Todos tenemos un plan (Everybody has a plan) is very slow moving Argentinean film written (with Ana Cohan) and directed by Ana Piterbarg. It seems the primary reason for bringing this story to the screen is to make use of the fact that fine actor and star Viggo Mortensen lived in Argentina for ten years, speaks the language fluently, and probably more than any other actor is able to bring off this tale of a man who assumes the identity of his deceased twin. The story jumps all over the place, leaving the audience confused at the events. It is clear that the title of the movie does not relate to the writer director: the grand plan of the film is missing.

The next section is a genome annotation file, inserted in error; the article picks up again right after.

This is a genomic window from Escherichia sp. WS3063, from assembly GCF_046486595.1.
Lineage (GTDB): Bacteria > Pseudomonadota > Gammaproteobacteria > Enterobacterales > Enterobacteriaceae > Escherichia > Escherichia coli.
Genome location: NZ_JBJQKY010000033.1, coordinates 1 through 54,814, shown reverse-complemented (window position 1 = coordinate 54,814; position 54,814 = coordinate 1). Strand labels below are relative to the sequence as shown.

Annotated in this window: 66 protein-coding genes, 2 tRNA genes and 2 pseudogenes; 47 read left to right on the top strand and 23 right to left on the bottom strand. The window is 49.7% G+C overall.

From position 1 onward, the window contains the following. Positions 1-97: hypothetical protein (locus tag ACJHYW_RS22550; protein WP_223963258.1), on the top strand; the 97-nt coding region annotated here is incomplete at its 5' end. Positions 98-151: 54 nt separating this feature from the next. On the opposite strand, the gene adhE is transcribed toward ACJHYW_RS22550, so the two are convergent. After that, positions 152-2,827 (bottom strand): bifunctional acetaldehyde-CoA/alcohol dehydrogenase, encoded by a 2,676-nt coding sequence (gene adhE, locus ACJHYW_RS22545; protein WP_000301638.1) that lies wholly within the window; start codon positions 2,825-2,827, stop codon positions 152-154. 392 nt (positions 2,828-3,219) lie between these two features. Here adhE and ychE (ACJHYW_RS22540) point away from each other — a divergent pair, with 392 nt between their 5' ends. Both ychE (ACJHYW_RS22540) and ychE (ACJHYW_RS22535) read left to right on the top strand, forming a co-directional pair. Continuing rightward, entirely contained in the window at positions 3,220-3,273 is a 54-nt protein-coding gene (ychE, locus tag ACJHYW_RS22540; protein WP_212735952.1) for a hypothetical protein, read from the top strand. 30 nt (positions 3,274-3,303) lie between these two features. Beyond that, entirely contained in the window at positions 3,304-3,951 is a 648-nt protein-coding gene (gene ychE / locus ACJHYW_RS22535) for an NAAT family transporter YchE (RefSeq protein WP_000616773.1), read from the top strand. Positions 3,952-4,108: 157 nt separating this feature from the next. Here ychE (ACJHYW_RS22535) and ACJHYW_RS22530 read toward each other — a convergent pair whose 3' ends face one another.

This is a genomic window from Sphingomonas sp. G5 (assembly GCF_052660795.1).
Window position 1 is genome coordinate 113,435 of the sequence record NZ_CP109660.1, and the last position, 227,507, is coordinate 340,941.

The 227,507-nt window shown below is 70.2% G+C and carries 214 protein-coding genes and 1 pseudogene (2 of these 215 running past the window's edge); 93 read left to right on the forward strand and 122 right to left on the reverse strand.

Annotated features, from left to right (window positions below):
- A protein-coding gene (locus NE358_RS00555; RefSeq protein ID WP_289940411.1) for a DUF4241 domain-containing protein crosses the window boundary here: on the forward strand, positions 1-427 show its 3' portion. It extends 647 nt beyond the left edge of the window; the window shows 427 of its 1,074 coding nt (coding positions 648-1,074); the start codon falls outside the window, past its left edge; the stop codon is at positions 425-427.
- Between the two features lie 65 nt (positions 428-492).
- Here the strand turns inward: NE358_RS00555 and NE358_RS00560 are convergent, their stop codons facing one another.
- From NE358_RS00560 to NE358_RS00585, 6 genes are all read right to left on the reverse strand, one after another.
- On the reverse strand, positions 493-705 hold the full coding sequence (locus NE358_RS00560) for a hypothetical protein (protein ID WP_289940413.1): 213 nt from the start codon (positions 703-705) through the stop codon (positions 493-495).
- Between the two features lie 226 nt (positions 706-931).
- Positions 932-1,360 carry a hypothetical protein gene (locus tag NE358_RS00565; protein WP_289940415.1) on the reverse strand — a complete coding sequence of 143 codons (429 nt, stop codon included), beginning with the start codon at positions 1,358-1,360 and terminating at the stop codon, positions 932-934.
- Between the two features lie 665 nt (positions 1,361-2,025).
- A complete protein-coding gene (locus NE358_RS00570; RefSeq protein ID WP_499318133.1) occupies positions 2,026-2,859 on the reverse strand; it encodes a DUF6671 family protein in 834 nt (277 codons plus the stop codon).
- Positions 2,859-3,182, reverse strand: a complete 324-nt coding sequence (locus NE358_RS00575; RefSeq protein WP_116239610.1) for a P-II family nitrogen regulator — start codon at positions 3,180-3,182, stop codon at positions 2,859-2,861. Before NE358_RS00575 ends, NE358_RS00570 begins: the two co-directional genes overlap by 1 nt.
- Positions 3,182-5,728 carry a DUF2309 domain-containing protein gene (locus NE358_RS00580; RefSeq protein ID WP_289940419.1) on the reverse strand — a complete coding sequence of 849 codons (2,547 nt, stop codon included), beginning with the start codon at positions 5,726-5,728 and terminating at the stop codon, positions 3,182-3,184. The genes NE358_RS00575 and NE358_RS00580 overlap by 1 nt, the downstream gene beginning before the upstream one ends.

The story deals with identical twin brothers whose lives could not be more different: Agustín (played by Mortensen) would appear to have the ideal life. He's a pediatrician with an attractive wife Claudia (Soledad Villamil) living comfortably in Buenos Aires. The couple is in the midst of arranging the adoption of a baby, but the idea of having an infant in the house reminds Augustine that he is not at all comfortable with children, despite his being a successful pediatrician. Agustín reverses his consent at the last minute, and his changed behavior creates a schism that brings to the surface the true sense of lack of fulfilment that Agustín feels with his life. In the midst of a depressive episode Agustín decides to lock himself in a room, Claudia leaves just to retreat from her disappointment and loathing of Agustín. Agustín receives a visit from his estranged twin brother, Pedro (also played by Mortensen), a beekeeper on an island by the river, who reveals he has terminal lung cancer.